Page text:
>When packing for a semester abroad, once you pack enough clothes, chargers and shoes, something for the beach or the pool—really something for everything—you’ve ended up with at least two bags stuffed to the brim. You also have to deal with bag limits once you get to the airport. You definitely don’t want to waste space with unnecessary items. Build a checklist for the basics—and a few other things you might not think to bring—so you have a game plan when stress packing two days before you leave for your adventure.
Here’s how to pack for a semester abroad with only the essentials.
Clothing and Shoes
Jeans go with looks for multiple occasions, from shopping in London to hiking in the Alps to going out with friends in Florence. Bring your classic blue and black jeans that will pair with any outfit, and skip the crazy embroidered pair that really only goes with one top.
This wardrobe staple saves a ton of space in your suitcase and time getting ready. T-shirts of any variety provide comfort, go with almost anything and easily pair with a leather jacket, jewelry or a skirt for a night out.
Going somewhere a little chilly? Make sure to pack key layering pieces. You can easily store them in your bag and throw them on when the sun goes down and the temperature drops.
Prepare yourself for all types of weather and don’t let rain take a day of travels away from you. Make sure you bring a raincoat to protect you from sudden downpours or ward off some icy winds.
Whether you hit the hottest clubs at night or brave a cold, windy day, a leather jacket will keep you warm and fashionable for most situations. “A leather jacket was perfect for all the rainy, cold days in London,” said Texas Christian University senior Christine Dorsett.
You probably won’t remember to do laundry as often as you should while travelling. Extra underwear will come in handy and takes up barely any space in your suitcase. Put underwear inside shoes to save space.
Keep Italian food and all that sushi off by working out while abroad. Running in new cities can also be a way to explore, see the sights and find hidden gems, so come prepared. They can also double as travel outfits. Improve your travels by wearing sweats or leggings. When on an over 20 hour flight to Australia or an overnight bus to visit Paris for a weekend you don’t want to end up sleeping in jeans, so make sure to pack your faves.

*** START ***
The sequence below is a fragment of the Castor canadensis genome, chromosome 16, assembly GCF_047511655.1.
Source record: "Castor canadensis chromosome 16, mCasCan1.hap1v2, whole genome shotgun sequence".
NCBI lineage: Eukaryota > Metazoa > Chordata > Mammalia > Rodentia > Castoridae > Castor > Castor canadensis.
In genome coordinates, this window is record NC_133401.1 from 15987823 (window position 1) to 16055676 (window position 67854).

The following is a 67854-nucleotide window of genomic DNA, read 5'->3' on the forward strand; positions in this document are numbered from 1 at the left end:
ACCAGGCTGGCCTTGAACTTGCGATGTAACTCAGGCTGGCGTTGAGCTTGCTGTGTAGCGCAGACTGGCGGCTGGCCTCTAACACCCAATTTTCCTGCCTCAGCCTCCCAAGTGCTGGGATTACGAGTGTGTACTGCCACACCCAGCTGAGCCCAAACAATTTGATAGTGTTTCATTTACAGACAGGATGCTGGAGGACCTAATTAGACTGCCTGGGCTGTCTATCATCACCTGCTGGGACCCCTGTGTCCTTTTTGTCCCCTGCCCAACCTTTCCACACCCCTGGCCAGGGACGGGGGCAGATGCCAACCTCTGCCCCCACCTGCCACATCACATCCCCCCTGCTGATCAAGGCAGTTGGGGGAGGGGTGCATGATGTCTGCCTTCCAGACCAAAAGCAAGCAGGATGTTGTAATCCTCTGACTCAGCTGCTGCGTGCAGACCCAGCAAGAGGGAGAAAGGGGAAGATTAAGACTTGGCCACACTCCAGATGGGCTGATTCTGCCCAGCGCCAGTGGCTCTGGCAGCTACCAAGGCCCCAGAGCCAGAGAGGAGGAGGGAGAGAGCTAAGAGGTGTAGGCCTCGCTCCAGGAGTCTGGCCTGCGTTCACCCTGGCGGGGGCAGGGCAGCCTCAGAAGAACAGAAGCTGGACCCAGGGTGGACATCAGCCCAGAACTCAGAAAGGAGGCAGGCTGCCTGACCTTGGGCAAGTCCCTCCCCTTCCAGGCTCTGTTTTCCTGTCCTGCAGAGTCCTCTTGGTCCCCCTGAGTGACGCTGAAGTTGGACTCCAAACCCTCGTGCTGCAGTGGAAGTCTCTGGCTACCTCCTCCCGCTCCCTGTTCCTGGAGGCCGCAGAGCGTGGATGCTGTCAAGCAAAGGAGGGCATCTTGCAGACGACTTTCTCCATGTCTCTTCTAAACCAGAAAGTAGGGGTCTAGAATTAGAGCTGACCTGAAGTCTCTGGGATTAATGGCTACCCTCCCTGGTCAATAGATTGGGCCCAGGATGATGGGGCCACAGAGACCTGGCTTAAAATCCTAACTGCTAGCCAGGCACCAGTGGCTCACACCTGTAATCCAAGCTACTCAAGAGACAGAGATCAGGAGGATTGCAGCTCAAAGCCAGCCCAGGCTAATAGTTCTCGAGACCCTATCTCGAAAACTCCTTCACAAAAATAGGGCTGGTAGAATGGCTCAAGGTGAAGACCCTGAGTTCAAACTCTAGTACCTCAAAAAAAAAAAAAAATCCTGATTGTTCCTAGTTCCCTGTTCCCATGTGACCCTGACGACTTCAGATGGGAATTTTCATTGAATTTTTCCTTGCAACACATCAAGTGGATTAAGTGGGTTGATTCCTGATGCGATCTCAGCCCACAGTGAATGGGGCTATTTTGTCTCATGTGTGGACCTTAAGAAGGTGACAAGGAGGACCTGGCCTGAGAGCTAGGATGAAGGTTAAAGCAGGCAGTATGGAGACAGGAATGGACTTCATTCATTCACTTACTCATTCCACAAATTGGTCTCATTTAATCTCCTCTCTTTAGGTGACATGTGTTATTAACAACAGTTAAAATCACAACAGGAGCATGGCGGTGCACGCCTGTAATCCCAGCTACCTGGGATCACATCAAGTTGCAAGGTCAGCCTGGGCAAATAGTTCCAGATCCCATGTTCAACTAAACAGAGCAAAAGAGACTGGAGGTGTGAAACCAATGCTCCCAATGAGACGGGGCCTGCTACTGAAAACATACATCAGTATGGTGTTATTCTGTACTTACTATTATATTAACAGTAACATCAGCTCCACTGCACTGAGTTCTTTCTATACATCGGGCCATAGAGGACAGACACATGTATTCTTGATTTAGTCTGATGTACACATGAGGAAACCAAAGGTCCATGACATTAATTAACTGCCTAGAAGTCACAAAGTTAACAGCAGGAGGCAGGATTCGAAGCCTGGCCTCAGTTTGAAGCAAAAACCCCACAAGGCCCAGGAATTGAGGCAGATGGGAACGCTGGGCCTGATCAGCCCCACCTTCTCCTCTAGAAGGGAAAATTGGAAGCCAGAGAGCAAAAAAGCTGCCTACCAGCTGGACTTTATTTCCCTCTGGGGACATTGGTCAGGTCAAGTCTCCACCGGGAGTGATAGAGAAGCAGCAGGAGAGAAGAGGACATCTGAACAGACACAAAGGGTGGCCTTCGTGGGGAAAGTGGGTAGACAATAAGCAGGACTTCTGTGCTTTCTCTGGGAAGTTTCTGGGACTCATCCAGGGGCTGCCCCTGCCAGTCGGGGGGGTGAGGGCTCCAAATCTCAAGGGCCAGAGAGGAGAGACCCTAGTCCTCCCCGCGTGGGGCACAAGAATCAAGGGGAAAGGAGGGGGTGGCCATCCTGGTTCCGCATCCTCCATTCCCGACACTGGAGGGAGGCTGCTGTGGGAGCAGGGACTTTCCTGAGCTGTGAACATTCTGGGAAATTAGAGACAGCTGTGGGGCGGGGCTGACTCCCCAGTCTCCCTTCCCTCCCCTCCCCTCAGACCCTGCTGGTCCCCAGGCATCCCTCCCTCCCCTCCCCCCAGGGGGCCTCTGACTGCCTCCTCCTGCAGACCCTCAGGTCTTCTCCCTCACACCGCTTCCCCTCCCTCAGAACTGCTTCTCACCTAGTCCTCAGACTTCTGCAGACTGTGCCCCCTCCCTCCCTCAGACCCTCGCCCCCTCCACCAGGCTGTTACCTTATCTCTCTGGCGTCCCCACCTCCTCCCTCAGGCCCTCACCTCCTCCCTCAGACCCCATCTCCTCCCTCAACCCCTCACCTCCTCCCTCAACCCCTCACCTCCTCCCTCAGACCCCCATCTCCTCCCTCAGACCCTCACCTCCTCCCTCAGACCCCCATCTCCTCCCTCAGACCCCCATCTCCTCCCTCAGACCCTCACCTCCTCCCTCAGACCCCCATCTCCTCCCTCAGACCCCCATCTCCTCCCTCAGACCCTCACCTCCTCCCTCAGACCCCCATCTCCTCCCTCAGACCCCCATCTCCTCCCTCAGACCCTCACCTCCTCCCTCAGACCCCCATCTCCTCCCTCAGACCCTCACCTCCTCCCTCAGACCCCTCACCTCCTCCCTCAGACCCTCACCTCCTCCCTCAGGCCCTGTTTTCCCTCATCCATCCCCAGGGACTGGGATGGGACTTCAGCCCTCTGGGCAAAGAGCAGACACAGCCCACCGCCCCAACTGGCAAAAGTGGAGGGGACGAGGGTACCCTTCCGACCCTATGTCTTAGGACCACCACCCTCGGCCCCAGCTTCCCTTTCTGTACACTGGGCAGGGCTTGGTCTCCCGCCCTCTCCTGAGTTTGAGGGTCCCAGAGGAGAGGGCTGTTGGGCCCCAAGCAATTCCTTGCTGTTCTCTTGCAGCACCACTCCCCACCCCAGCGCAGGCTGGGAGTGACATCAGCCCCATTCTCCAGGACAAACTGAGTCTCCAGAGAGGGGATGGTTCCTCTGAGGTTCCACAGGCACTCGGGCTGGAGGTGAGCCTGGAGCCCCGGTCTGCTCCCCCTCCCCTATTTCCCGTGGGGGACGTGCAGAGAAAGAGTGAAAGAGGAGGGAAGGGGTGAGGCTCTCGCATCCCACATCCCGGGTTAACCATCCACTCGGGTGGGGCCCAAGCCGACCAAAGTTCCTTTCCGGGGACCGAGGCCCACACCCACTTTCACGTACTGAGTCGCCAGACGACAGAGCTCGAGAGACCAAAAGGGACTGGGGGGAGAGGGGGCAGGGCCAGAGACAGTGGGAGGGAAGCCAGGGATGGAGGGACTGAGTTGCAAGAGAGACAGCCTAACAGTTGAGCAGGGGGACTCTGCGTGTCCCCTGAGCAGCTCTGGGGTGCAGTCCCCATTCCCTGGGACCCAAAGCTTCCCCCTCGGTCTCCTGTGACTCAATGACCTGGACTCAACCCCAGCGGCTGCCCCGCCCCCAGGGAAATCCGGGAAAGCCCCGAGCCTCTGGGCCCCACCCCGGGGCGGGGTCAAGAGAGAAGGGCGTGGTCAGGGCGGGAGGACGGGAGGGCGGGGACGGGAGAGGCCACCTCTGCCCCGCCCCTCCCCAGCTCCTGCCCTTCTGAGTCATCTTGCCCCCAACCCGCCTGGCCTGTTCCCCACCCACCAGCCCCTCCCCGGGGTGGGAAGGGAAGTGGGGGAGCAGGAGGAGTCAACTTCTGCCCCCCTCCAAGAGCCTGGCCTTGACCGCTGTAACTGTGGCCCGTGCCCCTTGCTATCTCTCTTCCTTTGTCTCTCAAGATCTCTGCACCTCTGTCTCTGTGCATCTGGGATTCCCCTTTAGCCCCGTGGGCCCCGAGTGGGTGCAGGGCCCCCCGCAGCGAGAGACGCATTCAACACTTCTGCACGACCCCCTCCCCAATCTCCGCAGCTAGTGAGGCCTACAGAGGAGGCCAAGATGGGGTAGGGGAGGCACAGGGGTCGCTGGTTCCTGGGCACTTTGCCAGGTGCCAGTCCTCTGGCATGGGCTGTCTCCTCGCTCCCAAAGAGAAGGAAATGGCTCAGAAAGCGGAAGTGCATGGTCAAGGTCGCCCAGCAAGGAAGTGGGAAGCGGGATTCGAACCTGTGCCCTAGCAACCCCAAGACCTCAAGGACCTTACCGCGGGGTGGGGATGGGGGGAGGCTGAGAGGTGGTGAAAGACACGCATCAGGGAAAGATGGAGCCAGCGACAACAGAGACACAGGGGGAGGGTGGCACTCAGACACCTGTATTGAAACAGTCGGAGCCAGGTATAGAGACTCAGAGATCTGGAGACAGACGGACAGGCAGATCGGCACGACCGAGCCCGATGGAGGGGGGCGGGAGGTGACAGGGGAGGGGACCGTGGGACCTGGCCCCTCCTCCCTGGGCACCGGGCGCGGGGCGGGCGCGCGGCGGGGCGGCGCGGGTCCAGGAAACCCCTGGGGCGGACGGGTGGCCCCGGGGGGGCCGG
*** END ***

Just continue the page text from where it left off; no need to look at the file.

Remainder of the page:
Showing off cute bathing suits doesn’t only happen at the beach. Even if you travel during the winter, you can always stop by places like Budapest and Turkey to try out their thermal baths, and most hotel pools stay open all year long.
Students work hard and play harder during study abroad. Having a selection of fun going out tops will make getting ready stress free—and easier on your wallet. You should probably have versatile tops that can go with lots of bottoms, a.k.a. cute black bodysuits and fun white tanks. Plus, having these mean you won’t have to worry about how often you’ve repeated your outfits on Insta.
10. A dressy outfit
Think dresses and other outfits you can wear to nice dinners. Packing skirts gives you tons of outfit options because you can mix and match them with different tops.
11. Business Casual
Say goodbye to showing up to class or office hours with your sweatpants and your favorite t-shirt to sleep in. Don’t get caught without a business appropriate outfit—you never know if you’ll have the chance to present in front of professionals or meet with a professor.
12. Nice shoes
Showing off your newly-mastered French feels a lot cooler when you use it to order at a nice restaurant, so don’t just slum it at your fave cheap bar every night. Pack your classiest pair of shoes for when you need to look professional or make plans to go to a nice dinner.